DepictionsPriapus' iconic attribute was his ithyphallicism (permanently erect penis); he probably absorbed some pre-existing ithyphallic deities as his cult developed. He was represented in a variety of ways, most commonly as a misshapen gnome-like figure with an enormous erect phallus. Statues of Priapus were common in ancient Greece and Rome, standing in gardens or at doorways and crossroads. To propitiate Priapus, the traveller would stroke the statue's penis as he passed by. The Athenians often conflated Priapus with Hermes, the god of boundaries, and depicted a hybrid deity with a winged helmet, sandals and huge erection.
Another example comes from the works of Martial:
- I am not hewn from fragile elm, nor is my member which stands stiff with a rigid shaft made from just any old wood. It is begotten from everlasting cypress, which fears not the passage of a hundred celestial ages nor the decay of advanced years. Fear this, evil doer, whoever you are. If your thieving rod harms the smallest shoots of this here vine, like it or not, this cypress rod will penetrate [i.e. sodomise] and plant a fig in you.
A number of Roman paintings of Priapus have survived from ancient times. One of the most famous such images of Priapus is that from the House of the Vettii in Pompeii. A fresco depicts the god weighing his phallus against a bag full of money; it appears that his phallus is heavier. In nearby Herculaneum, an excavated snack bar has a painting of Priapus behind the bar, apparently as a good-luck symbol for the customers.
In literaturePriapus gave rise to a genre of poetry collectively termed Priapeia. The genre shows how Roman poets in particular invented comic and obscene situations for him, giving him more literary prominence than he enjoyed in rites or cult, though masked phallic figures were prominent on many festive occasions, both in Greece and in the wider Roman world.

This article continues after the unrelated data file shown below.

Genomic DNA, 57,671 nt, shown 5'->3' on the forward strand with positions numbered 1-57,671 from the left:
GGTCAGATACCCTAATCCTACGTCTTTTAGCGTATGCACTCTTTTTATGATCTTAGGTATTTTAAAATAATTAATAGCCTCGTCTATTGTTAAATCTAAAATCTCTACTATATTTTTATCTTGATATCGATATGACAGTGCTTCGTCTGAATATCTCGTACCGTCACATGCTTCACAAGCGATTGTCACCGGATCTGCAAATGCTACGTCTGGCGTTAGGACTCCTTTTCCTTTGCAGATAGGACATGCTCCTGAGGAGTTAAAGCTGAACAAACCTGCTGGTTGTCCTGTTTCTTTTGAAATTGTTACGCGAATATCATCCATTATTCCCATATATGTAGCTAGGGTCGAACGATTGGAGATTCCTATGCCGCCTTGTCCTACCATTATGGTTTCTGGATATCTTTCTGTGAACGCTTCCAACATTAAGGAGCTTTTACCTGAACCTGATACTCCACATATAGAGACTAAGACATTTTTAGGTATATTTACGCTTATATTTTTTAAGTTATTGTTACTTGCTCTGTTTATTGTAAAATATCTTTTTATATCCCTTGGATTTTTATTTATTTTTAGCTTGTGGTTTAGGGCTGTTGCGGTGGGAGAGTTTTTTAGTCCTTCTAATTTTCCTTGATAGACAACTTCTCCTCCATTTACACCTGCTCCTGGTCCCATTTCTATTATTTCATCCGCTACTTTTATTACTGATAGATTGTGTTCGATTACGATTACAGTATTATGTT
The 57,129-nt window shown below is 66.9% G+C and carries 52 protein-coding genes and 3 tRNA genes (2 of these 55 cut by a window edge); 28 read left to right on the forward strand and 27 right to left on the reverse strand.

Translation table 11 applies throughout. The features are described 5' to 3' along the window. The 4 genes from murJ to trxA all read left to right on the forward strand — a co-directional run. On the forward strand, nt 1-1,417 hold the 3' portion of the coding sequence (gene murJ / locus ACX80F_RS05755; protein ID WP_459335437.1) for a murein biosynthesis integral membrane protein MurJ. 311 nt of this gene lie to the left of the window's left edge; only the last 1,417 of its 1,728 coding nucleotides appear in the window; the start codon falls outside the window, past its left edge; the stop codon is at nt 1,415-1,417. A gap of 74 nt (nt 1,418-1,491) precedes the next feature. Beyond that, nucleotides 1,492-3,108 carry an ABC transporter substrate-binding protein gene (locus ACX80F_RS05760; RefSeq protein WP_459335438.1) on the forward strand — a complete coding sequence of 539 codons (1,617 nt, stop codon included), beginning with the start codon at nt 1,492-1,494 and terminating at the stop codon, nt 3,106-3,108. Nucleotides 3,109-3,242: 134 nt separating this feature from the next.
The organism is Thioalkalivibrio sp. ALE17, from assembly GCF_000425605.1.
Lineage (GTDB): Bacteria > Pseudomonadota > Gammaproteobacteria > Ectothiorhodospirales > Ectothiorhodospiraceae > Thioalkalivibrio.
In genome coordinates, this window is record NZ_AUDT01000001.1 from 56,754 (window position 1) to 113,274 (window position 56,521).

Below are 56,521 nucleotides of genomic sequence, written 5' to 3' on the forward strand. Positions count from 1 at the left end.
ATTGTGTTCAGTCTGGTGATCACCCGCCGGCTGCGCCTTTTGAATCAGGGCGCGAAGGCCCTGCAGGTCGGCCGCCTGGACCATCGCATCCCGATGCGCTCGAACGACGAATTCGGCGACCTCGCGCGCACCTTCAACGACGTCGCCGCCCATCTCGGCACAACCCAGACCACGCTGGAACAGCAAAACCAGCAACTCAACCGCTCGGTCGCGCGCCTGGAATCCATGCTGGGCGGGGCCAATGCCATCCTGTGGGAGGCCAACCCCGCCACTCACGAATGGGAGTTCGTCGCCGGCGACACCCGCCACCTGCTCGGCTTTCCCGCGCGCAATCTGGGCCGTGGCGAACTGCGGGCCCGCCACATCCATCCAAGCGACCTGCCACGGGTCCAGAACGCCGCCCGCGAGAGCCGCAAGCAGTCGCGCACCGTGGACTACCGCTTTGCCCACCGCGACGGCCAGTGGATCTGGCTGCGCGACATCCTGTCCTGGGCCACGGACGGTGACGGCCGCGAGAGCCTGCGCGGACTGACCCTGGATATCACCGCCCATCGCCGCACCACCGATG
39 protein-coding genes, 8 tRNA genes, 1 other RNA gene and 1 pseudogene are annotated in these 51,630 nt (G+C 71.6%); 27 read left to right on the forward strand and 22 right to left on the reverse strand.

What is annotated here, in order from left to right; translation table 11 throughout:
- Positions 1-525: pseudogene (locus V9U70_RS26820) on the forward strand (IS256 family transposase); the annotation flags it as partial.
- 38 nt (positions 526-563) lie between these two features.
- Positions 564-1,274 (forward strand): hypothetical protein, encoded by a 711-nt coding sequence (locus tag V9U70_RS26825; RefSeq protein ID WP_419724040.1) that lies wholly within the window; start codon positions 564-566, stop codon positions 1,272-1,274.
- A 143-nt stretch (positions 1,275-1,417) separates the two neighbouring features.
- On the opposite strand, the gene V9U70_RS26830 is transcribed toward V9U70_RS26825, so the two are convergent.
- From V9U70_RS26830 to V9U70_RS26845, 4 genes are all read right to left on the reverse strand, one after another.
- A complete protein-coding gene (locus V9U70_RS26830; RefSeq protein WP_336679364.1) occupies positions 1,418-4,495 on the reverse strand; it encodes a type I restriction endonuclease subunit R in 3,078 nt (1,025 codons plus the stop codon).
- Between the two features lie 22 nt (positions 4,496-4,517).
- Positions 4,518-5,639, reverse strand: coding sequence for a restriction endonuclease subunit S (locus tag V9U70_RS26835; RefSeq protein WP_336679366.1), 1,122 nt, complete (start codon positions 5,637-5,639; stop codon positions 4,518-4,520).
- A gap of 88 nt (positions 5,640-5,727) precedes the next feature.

In Ovid's Fasti, the nymph Lotis fell into a drunken slumber at a feast, and Priapus seized this opportunity to advance upon her. With stealth he approached, and just before he could embrace her, Silenus's donkey alerted the party with "raucous braying". Lotis awoke and pushed Priapus away, but her only true escape was to be transformed into the lotus tree. To punish the donkey for spoiling his opportunity, Priapus bludgeoned it to death with his gargantuan phallus. In later versions of the story, Lotis is replaced with the virginal goddess Hestia. Ovid's anecdote served to explain why donkeys were sacrificed to Priapus in the city of Lampsacus on the Hellespont, where he was worshipped among the offspring of Hermes.
Priapus is mentioned in Geoffrey Chaucer's The Merchant's Tale, part of the Canterbury Tales. During a description of a garden that the protagonist, Januarie, creates, Priapus is invoked in his form as God of gardens: Ne Priapus ne myghte nat suffise, Though he be God of gardyns, for to telle The beautee of the gardyn and the welle, That stood under a laurer alwey grene. ,
Priapus serves to remind the reader, or listening audience, that Januarie's intentions are driven by lust and not love.
Medical terminologyThe medical condition priapism derives its name from Priapus, alluding to the god's permanently engorged penis.
Natural historyThe group of worm-like marine burrowing animals known as the Priapulidea, literally "penis worms", also derives its name from Priapus.
Popular CultureIt has been suggested by some scholars that the modern popular garden gnome is a descendant of Priapus.